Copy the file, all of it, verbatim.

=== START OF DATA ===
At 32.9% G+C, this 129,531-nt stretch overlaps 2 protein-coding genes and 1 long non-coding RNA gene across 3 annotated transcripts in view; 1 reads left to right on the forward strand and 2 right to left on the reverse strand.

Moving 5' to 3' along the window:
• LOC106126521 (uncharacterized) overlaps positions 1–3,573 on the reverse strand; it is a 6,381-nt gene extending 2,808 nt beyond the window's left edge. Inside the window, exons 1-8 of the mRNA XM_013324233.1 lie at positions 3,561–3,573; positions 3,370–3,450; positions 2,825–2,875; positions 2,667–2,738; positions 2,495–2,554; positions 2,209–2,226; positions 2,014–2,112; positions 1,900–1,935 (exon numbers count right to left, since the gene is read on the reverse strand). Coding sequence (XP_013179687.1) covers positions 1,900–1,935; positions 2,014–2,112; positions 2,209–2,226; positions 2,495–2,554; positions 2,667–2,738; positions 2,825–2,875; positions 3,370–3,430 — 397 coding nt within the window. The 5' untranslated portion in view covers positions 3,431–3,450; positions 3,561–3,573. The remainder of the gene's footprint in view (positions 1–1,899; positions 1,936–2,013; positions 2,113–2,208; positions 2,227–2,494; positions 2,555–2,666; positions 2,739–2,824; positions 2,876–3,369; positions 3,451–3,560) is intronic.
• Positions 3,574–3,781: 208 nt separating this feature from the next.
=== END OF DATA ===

At 32.9% G+C, this 129,531-nt stretch overlaps 2 protein-coding genes and 1 long non-coding RNA gene across 3 annotated transcripts in view; 1 reads left to right on the forward strand and 2 right to left on the reverse strand.

Moving 5' to 3' along the window:
• LOC106126521 (uncharacterized) overlaps positions 1–3,573 on the reverse strand; it is a 6,381-nt gene extending 2,808 nt beyond the window's left edge. Inside the window, exons 1-8 of the mRNA XM_013324233.1 lie at positions 3,561–3,573; positions 3,370–3,450; positions 2,825–2,875; positions 2,667–2,738; positions 2,495–2,554; positions 2,209–2,226; positions 2,014–2,112; positions 1,900–1,935 (exon numbers count right to left, since the gene is read on the reverse strand). Coding sequence (XP_013179687.1) covers positions 1,900–1,935; positions 2,014–2,112; positions 2,209–2,226; positions 2,495–2,554; positions 2,667–2,738; positions 2,825–2,875; positions 3,370–3,430 — 397 coding nt within the window. The 5' untranslated portion in view covers positions 3,431–3,450; positions 3,561–3,573. The remainder of the gene's footprint in view (positions 1–1,899; positions 1,936–2,013; positions 2,113–2,208; positions 2,227–2,494; positions 2,555–2,666; positions 2,739–2,824; positions 2,876–3,369; positions 3,451–3,560) is intronic.
• Positions 3,574–3,781: 208 nt separating this feature from the next.